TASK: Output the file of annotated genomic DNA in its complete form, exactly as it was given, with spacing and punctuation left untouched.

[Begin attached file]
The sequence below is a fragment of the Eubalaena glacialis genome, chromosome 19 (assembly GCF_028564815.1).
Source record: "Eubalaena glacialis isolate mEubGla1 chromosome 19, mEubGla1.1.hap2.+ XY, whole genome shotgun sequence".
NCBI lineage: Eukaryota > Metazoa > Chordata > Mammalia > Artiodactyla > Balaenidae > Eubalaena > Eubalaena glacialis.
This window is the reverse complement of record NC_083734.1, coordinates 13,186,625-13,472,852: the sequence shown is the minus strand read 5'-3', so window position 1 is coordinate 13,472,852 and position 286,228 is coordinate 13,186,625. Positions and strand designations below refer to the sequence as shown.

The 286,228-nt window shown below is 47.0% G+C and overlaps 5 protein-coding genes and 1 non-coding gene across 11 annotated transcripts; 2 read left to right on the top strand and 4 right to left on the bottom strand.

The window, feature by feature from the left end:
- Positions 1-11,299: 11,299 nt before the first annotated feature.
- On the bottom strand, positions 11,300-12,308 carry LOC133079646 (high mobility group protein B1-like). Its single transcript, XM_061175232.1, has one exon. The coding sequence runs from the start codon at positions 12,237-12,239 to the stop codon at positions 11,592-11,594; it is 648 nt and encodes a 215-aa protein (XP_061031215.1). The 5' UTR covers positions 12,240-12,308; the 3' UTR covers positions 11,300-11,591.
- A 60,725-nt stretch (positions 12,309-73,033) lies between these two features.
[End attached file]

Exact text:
The sequence below is a fragment of the Eubalaena glacialis genome, chromosome 19 (assembly GCF_028564815.1).
Source record: "Eubalaena glacialis isolate mEubGla1 chromosome 19, mEubGla1.1.hap2.+ XY, whole genome shotgun sequence".
NCBI lineage: Eukaryota > Metazoa > Chordata > Mammalia > Artiodactyla > Balaenidae > Eubalaena > Eubalaena glacialis.
This window is the reverse complement of record NC_083734.1, coordinates 13,186,625-13,472,852: the sequence shown is the minus strand read 5'-3', so window position 1 is coordinate 13,472,852 and position 286,228 is coordinate 13,186,625. Positions and strand designations below refer to the sequence as shown.

The 286,228-nt window shown below is 47.0% G+C and overlaps 5 protein-coding genes and 1 non-coding gene across 11 annotated transcripts; 2 read left to right on the top strand and 4 right to left on the bottom strand.

The window, feature by feature from the left end:
- Positions 1-11,299: 11,299 nt before the first annotated feature.
- On the bottom strand, positions 11,300-12,308 carry LOC133079646 (high mobility group protein B1-like). Its single transcript, XM_061175232.1, has one exon. The coding sequence runs from the start codon at positions 12,237-12,239 to the stop codon at positions 11,592-11,594; it is 648 nt and encodes a 215-aa protein (XP_061031215.1). The 5' UTR covers positions 12,240-12,308; the 3' UTR covers positions 11,300-11,591.
- A 60,725-nt stretch (positions 12,309-73,033) lies between these two features.